All posts by Shikhar Tyagi


Top 5 travel tips Argentina (A backpacker’s guide to South America)

In my last post, I shared the experience and tips from the first leg of my 7 month back-packing trip across South America – Brazil.

Today, we head to Argentina!
Argentina is one of the most popular South American countries on the tourist map. Some of the most breathtaking and dramatic natural landscape can be found around Argentina. Today I’ll share some travel tips, things to-do, must-see places, and budget hacks.

1. Getting to Argentina:

  1. From Foz do Iguazu (Brazil): Take the bus from the bus stop behind the central bus station to Puerto Iguazu. The bus will drop you at the Brazilian border checkpoint for an ‘exit stamp’. Then you will have to wait for another bus to take you to the Argentine checkpoint for an entry stamp and eventually reach Puerto Igauzu.
  2. Flights from India: There are no direct flights to Argentina from India. Qatar Airways flies from India with a stopover in Doha and São Paulo. So I decided to first cover Brazil, and then head to Argentina from there
  3. Argentina Visa: Embassy of Argentina requires:
    1. Hotel bookings for the entire stay,
    2. Confirmed tickets in and out of South America,
    3. Bank statements, and
    4. Visas of entry or departure country.

    Visa applicants are required to appear for a personal interview with the Counselor. I was granted multiple entry visa valid for 50 days, which screwed up my plans.
    Cost of Visa: Visa is free for Indian passport holders.

2. Argentina People

As a former Spanish colony, Spanish culture is still prevalent, especially siesta. People enjoy their siesta with pride and almost everything remains shut during the afternoon and opens again in the evening.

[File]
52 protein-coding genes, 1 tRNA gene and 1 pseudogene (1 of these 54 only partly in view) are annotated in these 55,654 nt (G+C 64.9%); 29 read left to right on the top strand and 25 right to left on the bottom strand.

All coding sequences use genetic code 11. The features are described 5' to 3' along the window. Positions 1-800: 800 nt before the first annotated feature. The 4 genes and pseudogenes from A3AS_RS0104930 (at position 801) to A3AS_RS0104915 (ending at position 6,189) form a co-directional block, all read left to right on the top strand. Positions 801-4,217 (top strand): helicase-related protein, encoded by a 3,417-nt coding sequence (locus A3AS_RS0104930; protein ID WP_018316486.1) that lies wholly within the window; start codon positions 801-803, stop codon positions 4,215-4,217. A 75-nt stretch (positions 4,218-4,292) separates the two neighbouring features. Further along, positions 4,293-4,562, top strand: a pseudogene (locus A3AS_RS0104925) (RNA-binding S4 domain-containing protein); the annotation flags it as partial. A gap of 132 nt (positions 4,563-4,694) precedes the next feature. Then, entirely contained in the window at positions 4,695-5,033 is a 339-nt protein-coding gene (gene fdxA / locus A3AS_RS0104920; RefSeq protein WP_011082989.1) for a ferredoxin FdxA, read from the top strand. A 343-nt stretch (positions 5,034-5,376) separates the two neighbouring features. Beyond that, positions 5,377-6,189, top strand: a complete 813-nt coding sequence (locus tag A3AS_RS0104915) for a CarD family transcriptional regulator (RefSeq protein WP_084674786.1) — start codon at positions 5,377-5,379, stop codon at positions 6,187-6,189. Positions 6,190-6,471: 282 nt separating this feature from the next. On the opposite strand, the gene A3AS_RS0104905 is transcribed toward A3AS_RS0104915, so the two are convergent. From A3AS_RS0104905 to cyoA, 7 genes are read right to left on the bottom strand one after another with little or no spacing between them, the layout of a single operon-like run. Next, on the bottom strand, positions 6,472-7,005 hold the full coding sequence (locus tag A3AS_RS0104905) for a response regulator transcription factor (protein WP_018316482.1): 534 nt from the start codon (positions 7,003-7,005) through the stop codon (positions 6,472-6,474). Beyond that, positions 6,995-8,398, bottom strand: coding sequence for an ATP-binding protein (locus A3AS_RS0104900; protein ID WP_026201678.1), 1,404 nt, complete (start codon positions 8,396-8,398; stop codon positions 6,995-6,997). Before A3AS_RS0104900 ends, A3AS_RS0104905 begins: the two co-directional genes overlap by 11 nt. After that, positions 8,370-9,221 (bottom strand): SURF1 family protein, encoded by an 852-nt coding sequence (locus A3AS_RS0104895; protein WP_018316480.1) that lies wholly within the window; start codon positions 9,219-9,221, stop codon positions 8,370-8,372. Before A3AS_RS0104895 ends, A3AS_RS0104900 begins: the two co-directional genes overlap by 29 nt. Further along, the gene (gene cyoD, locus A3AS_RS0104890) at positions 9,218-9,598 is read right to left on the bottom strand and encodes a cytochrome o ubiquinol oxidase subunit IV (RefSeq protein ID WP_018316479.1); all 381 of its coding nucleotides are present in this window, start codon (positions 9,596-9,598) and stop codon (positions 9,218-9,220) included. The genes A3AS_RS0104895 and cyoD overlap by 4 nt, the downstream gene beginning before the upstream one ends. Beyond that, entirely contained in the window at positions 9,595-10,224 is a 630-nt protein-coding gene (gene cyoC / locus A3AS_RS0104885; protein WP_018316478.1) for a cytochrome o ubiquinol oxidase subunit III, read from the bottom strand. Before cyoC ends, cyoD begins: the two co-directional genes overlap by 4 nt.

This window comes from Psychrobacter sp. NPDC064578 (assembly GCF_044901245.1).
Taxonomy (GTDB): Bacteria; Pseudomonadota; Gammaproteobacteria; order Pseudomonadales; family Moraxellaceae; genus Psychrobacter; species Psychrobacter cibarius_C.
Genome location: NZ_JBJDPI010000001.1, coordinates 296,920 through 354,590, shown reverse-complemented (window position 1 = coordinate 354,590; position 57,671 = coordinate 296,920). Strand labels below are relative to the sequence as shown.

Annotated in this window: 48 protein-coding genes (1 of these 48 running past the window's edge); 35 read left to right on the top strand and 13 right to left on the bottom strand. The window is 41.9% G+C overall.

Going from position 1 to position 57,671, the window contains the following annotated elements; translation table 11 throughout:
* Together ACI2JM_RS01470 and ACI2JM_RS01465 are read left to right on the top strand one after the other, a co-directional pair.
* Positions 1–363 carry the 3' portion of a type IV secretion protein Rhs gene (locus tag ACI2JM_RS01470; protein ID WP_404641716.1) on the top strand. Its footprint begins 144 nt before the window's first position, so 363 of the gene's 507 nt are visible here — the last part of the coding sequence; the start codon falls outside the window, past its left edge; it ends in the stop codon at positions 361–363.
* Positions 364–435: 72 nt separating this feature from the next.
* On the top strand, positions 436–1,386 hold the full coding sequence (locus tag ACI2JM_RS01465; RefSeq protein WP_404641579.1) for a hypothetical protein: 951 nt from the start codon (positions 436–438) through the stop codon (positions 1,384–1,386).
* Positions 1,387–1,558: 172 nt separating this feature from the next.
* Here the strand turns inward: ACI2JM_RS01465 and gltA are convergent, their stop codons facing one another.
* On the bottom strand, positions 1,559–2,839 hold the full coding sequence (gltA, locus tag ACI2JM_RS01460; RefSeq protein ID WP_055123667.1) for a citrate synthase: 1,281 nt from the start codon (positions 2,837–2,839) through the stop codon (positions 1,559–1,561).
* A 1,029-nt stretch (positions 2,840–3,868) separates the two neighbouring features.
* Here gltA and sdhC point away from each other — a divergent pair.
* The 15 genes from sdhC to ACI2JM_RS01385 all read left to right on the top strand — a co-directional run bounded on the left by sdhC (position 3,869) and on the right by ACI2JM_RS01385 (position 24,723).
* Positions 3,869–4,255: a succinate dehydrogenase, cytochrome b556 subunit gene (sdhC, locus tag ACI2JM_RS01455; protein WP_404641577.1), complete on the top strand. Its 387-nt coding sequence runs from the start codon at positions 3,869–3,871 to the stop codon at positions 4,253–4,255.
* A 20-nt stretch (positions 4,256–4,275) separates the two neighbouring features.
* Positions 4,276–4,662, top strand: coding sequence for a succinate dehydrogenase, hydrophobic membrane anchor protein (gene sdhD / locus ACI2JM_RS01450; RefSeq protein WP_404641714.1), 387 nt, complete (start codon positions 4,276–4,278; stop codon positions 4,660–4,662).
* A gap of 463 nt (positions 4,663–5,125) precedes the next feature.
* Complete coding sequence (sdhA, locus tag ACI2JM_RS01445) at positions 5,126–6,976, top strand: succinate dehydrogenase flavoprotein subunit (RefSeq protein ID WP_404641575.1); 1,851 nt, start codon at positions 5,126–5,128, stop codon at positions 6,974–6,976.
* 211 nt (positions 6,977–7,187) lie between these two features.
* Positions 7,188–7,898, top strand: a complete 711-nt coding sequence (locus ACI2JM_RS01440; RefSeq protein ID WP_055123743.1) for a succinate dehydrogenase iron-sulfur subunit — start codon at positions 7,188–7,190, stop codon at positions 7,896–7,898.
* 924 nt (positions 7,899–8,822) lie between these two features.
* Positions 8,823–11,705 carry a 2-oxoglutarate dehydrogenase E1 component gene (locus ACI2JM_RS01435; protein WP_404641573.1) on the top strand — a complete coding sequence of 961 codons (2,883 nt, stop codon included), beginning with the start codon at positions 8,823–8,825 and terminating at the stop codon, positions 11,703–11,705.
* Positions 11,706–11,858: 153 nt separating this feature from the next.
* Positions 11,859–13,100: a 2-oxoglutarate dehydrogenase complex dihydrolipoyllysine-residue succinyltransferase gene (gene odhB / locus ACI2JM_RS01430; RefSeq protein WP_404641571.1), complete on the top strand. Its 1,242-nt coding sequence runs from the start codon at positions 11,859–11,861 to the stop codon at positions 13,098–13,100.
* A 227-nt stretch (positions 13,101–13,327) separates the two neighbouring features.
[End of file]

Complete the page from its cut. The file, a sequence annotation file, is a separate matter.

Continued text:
People are serious soccer fans and are also very fashion conscious! Dress up for a night out or for Tango!

3. Argentina Language

People speak Spanish and tend to speak faster than most other parts of South America. You need a good working knowledge of Spanish to get around in Argentina. People use a lot of Spanish slang language in Argentina -  almost every sentence ends with ‘Che’. ‘Che’ is slang for referring someone as a friend.

Travel Tips Argentina: #1
People from Argentina tend to communicate a lot with gestures.

As a matter of fact, they talk less with mouth and more with their hands. Common gesture would include snapping their finger to indicate ‘be quick’, rolling index finger over their eyelids to say ‘watch out’ or flicking the bottom of their chin with fingers (palm facing the neck) saying “I don’t know”.

4. Argentina Food & Drink

  1. Mate: It is hard to imagine Argentina without ‘Mate’, pronounced as ‘Maa-te’. Yebra Mate is traditional tea mixed with hot water and sipped through a steel pipe. Argentinians love it so much that they carry a thermo flask with hot water wherever they travel. Another way to enjoy Mate is with juice and ice called ‘Terere’, perfect way to beat the Argentine summer.
  2. Beef stake: Argentina produces one of the best quality beef in the world and not surprisingly is the main food in Argentine diet.
  3. Empanada: A stuff baked bread with meat, cheese and vegetable. I loved it!
  4. Wines: Great quality wines. You can get a really good wine for INR 200!
  5. Choripan: A typical hotdog/ sausage sandwich
  6. Dulce de leche: Literally known as ‘Sweet of milk’ is the national spread of Argentina. You can find it anywhere from breakfast tables to cakes/pastries.

Travel Tips Argentina: #2
The inflation rate in Argentina is more than 25% (unofficial), the prices in the restaurant changes almost every week. Food prices rise 30% per month sometimes! In order to keep the inflation in check (on paper), the Government of Argentina has subsidized the ‘Big Mac burger’ to keep the Big Mac index low.